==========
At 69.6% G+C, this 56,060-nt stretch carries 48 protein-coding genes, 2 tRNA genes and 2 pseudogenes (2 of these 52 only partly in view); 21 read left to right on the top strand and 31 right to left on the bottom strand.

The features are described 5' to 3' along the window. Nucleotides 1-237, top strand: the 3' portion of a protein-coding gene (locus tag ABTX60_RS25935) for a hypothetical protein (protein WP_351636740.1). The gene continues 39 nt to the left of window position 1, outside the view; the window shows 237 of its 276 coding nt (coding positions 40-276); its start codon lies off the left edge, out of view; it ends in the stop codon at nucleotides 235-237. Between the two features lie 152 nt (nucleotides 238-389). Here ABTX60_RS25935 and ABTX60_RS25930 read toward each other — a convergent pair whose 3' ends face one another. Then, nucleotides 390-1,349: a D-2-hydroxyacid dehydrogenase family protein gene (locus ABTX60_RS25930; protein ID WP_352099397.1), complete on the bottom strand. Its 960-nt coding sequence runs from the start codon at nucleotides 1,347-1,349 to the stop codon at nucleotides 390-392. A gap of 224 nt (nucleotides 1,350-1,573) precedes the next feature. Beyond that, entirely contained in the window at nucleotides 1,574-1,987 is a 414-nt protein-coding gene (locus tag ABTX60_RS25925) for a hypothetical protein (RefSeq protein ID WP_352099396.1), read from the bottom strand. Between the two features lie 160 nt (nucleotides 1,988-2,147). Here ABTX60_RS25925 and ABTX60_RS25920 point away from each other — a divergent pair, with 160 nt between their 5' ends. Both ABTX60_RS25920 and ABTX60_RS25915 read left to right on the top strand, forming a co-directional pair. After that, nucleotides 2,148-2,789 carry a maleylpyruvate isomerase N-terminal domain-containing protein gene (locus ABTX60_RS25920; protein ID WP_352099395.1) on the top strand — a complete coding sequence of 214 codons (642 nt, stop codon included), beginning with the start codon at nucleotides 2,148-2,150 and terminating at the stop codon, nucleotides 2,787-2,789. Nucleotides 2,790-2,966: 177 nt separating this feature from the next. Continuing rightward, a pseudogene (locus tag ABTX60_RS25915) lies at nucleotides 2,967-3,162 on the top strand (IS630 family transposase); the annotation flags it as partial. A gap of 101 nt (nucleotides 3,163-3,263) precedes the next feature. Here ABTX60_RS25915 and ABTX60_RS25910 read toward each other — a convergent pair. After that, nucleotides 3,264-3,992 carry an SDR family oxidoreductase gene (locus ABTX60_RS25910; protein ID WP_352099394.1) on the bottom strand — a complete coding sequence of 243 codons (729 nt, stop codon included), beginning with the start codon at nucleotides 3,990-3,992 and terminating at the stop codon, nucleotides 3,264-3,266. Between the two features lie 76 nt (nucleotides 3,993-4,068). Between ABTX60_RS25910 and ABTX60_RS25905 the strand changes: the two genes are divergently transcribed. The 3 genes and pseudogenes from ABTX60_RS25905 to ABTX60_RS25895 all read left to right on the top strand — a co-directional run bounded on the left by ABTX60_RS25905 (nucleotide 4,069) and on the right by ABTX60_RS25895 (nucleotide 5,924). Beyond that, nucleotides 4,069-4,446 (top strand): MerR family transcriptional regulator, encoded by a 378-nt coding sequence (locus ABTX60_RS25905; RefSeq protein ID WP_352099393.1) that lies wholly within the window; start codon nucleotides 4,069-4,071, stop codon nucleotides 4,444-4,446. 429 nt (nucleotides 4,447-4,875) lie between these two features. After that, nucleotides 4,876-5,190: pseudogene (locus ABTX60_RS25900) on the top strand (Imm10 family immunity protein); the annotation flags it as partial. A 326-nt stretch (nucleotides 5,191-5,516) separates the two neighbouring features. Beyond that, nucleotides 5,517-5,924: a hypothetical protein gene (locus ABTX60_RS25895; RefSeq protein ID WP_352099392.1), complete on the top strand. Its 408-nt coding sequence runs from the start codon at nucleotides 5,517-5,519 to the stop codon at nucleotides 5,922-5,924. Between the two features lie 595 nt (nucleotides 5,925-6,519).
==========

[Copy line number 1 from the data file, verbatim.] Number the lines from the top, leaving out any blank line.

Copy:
At 69.6% G+C, this 56,060-nt stretch carries 48 protein-coding genes, 2 tRNA genes and 2 pseudogenes (2 of these 52 only partly in view); 21 read left to right on the top strand and 31 right to left on the bottom strand.